Marc Ambinder outlines a scenario in which Barack Obama could win the popular vote while losing (legitimately) the electoral vote. Basically, the scenario rests on the assumption that Obama will turn out legions of new voters in safe Republican states like Mississippi and Texas, but not enough to swing such states. Thus he will build his national total without augmenting his electoral votes. (Meanwhile, presumably he will win the safe Democratic states by larger margins than Gore or Kerry did, which has the same effect on the outcome.)
I do not find the scenario plausible, even if it is theoretically quite possible. I find it implausible for two reasons. First of all, if there is any partisan bias in the electoral college over recent cycles, it is not clear to me that said bias does not favor the Democratic party. It is easy to forget, but in the 1990s, there was a lot of talk about the “Democratic lock” on the electoral college. The lesson of a stolen swing-state outcome and judicial coup d’etat in 2000, followed by an extremely narrow squeaker in 2004 (that was very close to a reversal in favor of the Democrat) should be a lesson in how fundamentally hard it is for the Republican to overcome that lock, rather than a lesson in how likely the Democrats are to fail to win electoral college majorities. Thus, if either candidate is more likely to win the popular vote but lose the electoral college in a close race, it is McCain. Quick: really, which states won by either Kerry or Gore do you think McCain is going to pick off? No, really? ((Nate’s simulations agree that a reversal favoring Obama is somewhat more likely than a reversal favoring McCain. He also notes that part of the reason is that while population shifts favor Republican-leaning states, the electoral college apportionment for 2008 is based in the 2000 census. Thus, Nate reasons, McCain will suffer from malapportionment that will cost him around 5 electoral votes. My “favors Democrats” (I would not say “lock”) argument does not depend on the lag in apportionment; rather, it stems from the tendency of larger states to be somewhat more likely to be Democratic leaning because they are more urban. That favors a Democratic candidate in the electoral college in a close race.))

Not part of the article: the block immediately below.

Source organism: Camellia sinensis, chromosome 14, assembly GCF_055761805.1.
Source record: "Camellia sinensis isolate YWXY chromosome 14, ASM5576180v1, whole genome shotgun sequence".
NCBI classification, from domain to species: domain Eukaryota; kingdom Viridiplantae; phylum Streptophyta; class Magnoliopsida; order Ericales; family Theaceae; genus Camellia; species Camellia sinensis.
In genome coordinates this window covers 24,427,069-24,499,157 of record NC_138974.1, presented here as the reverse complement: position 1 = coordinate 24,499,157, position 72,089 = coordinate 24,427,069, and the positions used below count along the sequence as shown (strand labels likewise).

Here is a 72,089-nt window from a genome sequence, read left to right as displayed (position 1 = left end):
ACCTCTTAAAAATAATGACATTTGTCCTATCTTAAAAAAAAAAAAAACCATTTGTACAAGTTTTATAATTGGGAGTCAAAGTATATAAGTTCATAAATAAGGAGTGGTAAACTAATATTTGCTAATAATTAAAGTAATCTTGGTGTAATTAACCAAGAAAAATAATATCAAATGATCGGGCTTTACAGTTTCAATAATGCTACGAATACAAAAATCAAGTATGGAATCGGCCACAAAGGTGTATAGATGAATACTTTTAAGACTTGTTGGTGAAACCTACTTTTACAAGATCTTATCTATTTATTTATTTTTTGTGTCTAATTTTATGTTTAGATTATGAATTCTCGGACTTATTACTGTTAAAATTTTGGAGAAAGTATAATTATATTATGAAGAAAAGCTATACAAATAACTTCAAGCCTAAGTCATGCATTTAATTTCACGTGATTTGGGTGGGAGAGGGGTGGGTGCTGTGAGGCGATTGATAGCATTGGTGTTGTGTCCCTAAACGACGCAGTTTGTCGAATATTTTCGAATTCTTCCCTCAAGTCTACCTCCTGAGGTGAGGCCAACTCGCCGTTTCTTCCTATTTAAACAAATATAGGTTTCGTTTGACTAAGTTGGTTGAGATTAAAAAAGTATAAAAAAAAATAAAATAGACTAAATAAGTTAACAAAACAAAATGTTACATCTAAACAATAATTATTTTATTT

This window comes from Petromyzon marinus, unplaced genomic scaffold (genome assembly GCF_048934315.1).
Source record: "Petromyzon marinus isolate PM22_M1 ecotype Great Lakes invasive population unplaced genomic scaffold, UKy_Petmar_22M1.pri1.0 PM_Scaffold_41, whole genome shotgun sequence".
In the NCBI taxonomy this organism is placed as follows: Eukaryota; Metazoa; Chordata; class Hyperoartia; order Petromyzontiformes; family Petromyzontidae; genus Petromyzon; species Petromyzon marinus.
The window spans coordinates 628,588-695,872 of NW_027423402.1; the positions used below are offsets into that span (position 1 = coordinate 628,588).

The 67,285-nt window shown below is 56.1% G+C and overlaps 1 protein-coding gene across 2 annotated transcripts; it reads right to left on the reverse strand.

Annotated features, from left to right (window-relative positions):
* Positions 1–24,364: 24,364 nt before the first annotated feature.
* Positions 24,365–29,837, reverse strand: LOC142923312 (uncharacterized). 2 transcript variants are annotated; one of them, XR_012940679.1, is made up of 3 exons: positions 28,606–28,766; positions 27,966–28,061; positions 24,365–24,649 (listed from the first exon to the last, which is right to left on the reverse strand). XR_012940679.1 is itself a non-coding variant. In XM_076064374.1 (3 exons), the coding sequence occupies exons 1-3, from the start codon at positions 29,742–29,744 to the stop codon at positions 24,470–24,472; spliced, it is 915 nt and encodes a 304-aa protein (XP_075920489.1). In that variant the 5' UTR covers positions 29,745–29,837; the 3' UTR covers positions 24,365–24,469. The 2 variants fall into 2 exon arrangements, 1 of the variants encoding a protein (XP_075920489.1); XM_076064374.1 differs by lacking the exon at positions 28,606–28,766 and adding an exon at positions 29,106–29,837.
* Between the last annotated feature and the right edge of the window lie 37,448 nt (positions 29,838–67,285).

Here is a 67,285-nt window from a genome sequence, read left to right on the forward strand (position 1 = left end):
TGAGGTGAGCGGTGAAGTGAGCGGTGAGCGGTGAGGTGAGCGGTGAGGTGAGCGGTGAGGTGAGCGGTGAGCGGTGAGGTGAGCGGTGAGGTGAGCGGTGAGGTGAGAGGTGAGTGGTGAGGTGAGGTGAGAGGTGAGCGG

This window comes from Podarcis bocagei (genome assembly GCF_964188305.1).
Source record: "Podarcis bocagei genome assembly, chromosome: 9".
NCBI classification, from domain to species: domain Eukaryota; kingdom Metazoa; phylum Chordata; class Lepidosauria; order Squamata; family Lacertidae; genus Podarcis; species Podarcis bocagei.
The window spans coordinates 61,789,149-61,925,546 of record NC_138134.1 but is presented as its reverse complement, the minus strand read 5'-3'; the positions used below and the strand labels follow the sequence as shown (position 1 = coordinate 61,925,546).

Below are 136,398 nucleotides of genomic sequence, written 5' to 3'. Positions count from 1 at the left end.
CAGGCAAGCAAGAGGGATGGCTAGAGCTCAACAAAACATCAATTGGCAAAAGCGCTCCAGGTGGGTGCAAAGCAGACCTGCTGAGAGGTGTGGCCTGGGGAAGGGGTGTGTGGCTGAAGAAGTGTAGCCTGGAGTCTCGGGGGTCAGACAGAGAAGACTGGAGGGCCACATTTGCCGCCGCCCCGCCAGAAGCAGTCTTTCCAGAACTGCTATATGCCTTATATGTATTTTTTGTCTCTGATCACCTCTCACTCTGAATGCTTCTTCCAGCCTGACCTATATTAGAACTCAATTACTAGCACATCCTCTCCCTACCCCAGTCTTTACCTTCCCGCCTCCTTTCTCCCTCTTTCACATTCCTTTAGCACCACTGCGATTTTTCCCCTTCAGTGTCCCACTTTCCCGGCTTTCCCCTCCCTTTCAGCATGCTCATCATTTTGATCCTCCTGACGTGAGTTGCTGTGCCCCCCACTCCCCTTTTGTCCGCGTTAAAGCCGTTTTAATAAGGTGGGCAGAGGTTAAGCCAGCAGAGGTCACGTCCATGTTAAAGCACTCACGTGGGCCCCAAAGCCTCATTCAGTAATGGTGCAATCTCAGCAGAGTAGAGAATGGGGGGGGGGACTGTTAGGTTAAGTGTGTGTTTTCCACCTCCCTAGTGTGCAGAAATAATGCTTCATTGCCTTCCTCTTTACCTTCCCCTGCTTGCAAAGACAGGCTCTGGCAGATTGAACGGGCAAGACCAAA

That the Bush-Cheney campaign in 2000 saw a reversal against it as more likely than one favoring their ticket seemed to me likely at the time from their strategic behavior late in the campaign. They were on the air in California, a state they had no chance to win, but where a higher Republican turnout would increase their chances of winning the popular vote even if (as expected) Gore-Lieberman ran the table on the relatively large swing states, including Florida. ((It was also plausible, given that Ralph Nader was expected to win more than the paltry 2.7% of the vote that he did win nationally. Of course, much more and he might have “spoiled” Oregon and Wisconsin. The point simply is that Gore, late in the campaign, was moving into pretty good position in the electoral college, even as the popular vote remained tight. See the discussion and my comment at Brendan Nyhan.))
Ambinder suggests that the Democratic party and the public might not take a reversal against the Democrats so passively as in 2000 if it happened again. ((Even if it happened legitimately, as his scenario outlines.)) He asks, “can the two-party system sustain another disparity?” I would most certainly hope not!
But there is a more fundamental reason why I do not find plausible Ambinder’s scenario. I do not find the scenario plausible for a very simple reason: I think Barack Obama is likely to win at least 53% of the two-candidate vote. ((No simulations, no models. Just a gut feeling. Check back later.)) That will produce, if not quite the blowout that a large popular-vote margin would produce in the past, a resounding win in the electoral college.